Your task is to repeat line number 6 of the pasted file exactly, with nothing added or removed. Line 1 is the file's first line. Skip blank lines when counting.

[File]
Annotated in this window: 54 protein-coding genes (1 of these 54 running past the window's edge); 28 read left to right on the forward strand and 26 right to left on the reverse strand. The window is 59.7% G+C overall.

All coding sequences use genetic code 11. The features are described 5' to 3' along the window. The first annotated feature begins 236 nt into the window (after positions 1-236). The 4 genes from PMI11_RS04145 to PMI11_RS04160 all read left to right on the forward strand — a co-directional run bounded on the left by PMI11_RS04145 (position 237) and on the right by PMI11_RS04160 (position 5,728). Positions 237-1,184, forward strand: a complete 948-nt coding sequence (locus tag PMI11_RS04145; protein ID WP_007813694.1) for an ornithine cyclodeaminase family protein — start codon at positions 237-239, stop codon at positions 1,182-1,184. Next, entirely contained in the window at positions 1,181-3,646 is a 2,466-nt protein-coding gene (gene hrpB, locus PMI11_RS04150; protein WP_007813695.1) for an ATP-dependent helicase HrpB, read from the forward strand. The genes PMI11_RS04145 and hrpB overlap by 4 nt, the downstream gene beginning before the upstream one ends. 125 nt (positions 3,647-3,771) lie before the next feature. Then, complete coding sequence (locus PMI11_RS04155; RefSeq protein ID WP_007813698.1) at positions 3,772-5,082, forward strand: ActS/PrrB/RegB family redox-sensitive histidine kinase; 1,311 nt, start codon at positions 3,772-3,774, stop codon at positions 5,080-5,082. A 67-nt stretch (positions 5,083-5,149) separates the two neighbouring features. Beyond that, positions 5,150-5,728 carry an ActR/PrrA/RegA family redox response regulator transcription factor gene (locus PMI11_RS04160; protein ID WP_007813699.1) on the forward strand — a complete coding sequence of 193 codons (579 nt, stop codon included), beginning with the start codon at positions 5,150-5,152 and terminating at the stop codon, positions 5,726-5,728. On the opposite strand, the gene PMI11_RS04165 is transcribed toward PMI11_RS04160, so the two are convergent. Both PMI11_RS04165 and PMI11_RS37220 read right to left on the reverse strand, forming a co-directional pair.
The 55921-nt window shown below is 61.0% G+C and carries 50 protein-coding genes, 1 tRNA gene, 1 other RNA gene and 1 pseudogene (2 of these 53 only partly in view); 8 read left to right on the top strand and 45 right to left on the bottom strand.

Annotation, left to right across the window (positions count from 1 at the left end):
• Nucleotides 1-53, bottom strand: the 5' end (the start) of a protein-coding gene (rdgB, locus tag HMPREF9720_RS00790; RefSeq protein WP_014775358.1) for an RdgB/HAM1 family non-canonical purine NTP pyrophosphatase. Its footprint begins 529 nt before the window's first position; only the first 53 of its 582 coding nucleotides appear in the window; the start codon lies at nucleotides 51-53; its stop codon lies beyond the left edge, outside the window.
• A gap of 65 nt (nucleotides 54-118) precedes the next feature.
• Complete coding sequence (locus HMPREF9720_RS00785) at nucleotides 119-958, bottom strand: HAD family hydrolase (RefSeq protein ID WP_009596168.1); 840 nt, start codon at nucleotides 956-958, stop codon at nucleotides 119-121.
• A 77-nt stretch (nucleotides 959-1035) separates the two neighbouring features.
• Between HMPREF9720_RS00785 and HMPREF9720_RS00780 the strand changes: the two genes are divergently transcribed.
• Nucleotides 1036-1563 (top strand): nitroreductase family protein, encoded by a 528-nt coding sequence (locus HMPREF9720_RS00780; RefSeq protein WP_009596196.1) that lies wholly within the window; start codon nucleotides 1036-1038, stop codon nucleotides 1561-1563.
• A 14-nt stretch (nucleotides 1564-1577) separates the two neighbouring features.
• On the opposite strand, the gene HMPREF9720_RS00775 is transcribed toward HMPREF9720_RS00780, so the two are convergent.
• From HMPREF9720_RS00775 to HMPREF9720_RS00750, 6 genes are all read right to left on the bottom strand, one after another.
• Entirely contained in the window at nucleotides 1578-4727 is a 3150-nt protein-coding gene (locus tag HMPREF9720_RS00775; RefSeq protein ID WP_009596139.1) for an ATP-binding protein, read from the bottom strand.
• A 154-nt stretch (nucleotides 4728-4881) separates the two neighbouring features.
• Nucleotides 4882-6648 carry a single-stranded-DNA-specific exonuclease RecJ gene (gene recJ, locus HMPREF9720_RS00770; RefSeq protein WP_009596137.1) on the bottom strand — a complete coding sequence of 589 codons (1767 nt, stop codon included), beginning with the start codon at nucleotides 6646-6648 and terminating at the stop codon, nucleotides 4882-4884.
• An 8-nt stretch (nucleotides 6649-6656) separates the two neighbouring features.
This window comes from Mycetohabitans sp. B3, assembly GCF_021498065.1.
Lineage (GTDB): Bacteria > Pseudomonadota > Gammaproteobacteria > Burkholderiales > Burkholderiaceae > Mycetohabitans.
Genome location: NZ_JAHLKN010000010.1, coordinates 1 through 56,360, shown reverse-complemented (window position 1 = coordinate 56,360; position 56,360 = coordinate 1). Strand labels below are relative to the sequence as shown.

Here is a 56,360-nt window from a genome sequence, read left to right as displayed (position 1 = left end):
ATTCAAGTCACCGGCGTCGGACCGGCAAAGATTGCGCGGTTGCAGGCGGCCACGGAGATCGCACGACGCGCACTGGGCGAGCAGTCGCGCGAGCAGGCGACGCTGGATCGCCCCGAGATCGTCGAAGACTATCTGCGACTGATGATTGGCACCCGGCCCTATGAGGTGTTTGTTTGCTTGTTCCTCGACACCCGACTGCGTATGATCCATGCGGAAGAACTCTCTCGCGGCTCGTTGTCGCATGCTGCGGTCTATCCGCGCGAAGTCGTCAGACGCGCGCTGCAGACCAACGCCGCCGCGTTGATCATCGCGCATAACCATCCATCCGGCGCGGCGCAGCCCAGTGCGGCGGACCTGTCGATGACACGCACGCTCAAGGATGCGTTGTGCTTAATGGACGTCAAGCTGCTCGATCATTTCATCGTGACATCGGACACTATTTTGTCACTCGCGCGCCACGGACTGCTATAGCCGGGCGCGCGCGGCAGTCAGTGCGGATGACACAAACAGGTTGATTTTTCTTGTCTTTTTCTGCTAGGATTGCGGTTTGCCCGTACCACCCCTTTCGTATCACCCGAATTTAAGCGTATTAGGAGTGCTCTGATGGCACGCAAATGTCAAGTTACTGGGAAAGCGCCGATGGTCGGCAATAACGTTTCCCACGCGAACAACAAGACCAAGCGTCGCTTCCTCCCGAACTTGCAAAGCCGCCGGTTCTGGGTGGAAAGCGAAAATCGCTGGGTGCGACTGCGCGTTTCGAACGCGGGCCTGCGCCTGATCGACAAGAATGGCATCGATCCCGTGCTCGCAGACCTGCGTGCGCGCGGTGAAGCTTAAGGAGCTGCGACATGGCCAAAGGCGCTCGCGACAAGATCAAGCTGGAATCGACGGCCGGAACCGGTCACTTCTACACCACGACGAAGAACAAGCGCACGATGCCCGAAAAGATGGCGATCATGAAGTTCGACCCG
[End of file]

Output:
• A gap of 65 nt (nucleotides 54-118) precedes the next feature.